Despite a reduction throughout 2020, light pollution in the UK has been steadily worsening. Yet it’s one of the most preventable and readily fixable types of pollution around.
The APPG for Dark Skies’ aim is to put light pollution on a par with noise pollution, for which many statutory laws exist.
- Analysis: Has lockdown affected light pollution?
The APPG is being spearheaded in the House of Commons by Andrew Griffith, Conservative MP for Arundel and South Downs – home of the South Downs Dark Sky Reserve – and in the House of Lords by Martin Rees, the Astronomer Royal and a former President of the Royal Society.
The group’s 10-point plan to use the law to protect the UK’s dark skies and night-time landscape is inspired by a national law passed in France in 2019 to prevent, reduce and limit light pollution in outdoor spaces – specifically upward-directed light – and similar regulations in South Korea.
Their plans build on what’s being done in national parks and remote places – some of the best places to stargaze in the UK – to encourage and enable local authorities to crack down on unnecessary light pollution.
They need new powers to do so, and that means new legislation.
Among the APPG’s targets are outside floodlights, light fittings that angle upwards and blue-spectrum light that disrupts both astronomers’ observations and the diurnal cycles of animals.
These could be replaced with outdoor lighting to minimise light pollution.
Here’s a summary of the APPG’s 10 policy solutions to mitigate sky glow – and what they mean for our night sky…
10 ways the APPG for Dark Skies wants to tackle light pollution
Strengthen the National Planning Policy Framework
This is where new policies and laws come from, but at present light pollution is overlooked.
Expand the scope of the planning permission process
‘Nuisance lighting’ like industrial light glaring through a window is something the ‘victim’ has to prove. This
is about making the perpetrator responsible.
Strengthen Statutory Nuisance Provisions
‘Nuisance lighting’ like industrial light glaring through a window is something the ‘victim’ has to prove. This is about making the perpetrator responsible.
Setting up a Commission for Dark Skies
Efforts to stem light pollution are inconsistent, sporadic and overlapping. This would put all the issues in one place.
Standards for brightness and colour temperature
Light bulbs already have information about energy efficiency, so why not add labels about their impact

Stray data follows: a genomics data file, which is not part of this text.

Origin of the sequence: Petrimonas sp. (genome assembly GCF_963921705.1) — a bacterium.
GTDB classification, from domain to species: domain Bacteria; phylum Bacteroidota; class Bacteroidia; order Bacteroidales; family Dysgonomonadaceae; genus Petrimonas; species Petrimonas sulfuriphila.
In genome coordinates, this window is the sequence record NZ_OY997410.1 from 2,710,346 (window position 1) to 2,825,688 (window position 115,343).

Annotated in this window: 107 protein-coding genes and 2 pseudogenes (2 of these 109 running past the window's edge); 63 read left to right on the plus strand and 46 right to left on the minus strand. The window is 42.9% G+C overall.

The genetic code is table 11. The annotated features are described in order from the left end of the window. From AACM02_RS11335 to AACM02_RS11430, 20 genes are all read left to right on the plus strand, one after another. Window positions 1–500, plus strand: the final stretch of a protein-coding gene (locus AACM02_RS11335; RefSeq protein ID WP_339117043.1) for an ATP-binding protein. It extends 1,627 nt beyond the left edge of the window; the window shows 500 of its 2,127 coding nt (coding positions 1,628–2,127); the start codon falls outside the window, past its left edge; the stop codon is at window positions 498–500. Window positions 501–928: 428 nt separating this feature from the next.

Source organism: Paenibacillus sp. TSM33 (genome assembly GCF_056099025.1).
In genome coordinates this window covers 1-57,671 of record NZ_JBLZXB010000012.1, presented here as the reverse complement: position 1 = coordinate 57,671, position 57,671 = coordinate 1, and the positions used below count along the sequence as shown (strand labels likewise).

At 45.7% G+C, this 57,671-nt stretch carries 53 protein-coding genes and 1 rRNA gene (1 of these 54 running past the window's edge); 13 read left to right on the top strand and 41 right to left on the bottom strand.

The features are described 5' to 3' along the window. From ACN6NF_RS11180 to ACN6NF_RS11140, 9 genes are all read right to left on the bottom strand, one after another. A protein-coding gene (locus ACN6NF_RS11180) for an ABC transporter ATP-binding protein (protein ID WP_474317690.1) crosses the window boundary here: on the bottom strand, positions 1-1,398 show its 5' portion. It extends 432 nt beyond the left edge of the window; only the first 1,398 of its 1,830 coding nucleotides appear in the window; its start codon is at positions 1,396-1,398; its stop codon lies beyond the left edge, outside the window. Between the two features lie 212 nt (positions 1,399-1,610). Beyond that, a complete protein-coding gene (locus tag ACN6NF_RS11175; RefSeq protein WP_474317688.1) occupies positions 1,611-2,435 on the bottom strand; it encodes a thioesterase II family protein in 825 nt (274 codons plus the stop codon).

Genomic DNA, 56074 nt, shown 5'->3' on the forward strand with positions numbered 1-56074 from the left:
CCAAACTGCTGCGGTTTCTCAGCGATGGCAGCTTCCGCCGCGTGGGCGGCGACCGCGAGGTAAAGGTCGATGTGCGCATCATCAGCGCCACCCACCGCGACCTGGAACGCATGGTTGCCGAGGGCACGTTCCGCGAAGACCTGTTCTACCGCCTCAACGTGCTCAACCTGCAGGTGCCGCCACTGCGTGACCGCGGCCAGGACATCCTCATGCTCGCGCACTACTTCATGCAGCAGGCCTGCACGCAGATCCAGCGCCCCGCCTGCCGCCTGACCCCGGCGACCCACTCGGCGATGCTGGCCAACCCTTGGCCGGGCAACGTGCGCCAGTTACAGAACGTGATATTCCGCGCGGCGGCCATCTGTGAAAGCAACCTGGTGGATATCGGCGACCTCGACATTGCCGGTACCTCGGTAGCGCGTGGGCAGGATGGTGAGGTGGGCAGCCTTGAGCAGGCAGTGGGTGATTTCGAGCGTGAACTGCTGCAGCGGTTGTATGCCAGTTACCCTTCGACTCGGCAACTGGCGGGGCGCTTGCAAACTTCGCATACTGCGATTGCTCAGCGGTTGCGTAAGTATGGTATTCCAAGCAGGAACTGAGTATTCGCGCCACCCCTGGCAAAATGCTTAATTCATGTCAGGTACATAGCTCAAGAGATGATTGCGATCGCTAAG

on light pollution?
Set standards for lighting direction and density
You can buy a 3,000K floodlight that’s dark sky-compliant, but it doesn’t come with instructions on how to install it to limit light pollution.
Create a ‘Dark Sky Hours’ code of best practice
Timed public lighting should be extended, should be designed to be less powerful, and also applied to private businesses and homes.
Minister for Dark Skies
Efforts to cut light pollution fall under the jurisdiction of various departments. This would put someone in power to oversee policy-making.
Dark Sky Towns & Cities
International Dark Sky Reserves and Parks are great, but updating lighting in cities could tackle light pollution.
Increase public awareness
Should light pollution be included as a feature in the national curriculum?
What would UK light pollution laws mean for astronomy?
If the APPG is successful there will be new legislation, incremental updates to planning laws and more dark sky-friendly LED lights, making the night sky darker in cities as well as in protected areas.
“We’re not taking away anyone’s lighting and this doesn’t need to be controversial, we just want a trade-off between minimum light required and protecting dark skies,” says Dan Oakley, Dark Skies Officer at the South Downs National Park Authority and International Dark Sky Reserve.
He thinks that, if restricted to 3,000K and targeted correctly, LEDs can reduce light pollution. That’s exactly what happened in the South Downs when sodium streetlights swapped to LED.
“We’re always going to have light pollution, but there’s no reason why we can’t create the right legislation, guidance and messaging to rein it in and minimise it,” says Oakley.
“It’s the right time to fix it because we can now buy the right colour LED lights off the shelves: people just need to know they can do that, and point the light in the right places, to do their bit to limit light pollution. It’s an easy fix; no one says they want to see fewer stars!”
This guide originally appeared in the June 2020 issue of BBC Sky at Night Magazine.